In 2014 the following munitions were destroyed: 38 aerial bombs, 80 parts of aerial bombs, high-explosive shells, anti-tank grenades and mortars totalling 168 munitions.
"We are very thorough and the risk of injury to private individuals is minimised in the areas we have cleared. It is difficult to give any complete guarantees since munitions often sink down into the sediment on the seabed, which makes our job challenging. Nor do we know how many munitions are on the seabed. This means it is important that private individuals in the area respect the directives and limits that exist," says Johan Widerberg, frogman and head of the operation.
Munitions around Bynäset are old, but still dangerous if handled in the wrong way. A frogman has many years of training and long experience of disarming and handling munitions.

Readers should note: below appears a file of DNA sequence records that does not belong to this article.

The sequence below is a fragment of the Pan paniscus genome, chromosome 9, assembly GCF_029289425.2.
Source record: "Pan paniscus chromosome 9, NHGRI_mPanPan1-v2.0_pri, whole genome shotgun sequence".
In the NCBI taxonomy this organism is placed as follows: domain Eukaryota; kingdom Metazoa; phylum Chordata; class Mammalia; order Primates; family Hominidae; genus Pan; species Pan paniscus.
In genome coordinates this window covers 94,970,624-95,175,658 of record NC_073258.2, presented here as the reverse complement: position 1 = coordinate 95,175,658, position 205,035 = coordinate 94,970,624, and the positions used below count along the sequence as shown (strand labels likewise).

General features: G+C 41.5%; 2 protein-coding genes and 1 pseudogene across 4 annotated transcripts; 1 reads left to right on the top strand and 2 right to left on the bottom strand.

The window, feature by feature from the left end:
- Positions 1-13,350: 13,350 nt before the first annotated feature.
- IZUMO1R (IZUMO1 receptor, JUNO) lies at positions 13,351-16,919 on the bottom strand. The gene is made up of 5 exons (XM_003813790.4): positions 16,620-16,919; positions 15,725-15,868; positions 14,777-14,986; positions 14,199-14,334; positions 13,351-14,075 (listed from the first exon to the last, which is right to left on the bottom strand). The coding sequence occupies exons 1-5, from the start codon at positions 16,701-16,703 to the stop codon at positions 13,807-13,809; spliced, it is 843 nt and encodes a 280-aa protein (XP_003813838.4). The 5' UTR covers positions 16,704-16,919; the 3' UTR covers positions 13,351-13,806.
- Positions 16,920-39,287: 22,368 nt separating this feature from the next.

"The water and sediment keeps the munitions intact and what we find and disarm around Åsön is generally in very good condition. If people do not follow the directives for anchoring and access, they can be in mortal danger. If private individuals find any munitions, they must avoid touching them, note their position and call the police," says Johan.
The operation for this year ended on 26 August, by which time 120,000 square metres had been cleared. During most of that time, 20 frogmen were working below the surface.
So far, 10 munitions have been destroyed and a total of 21 items found.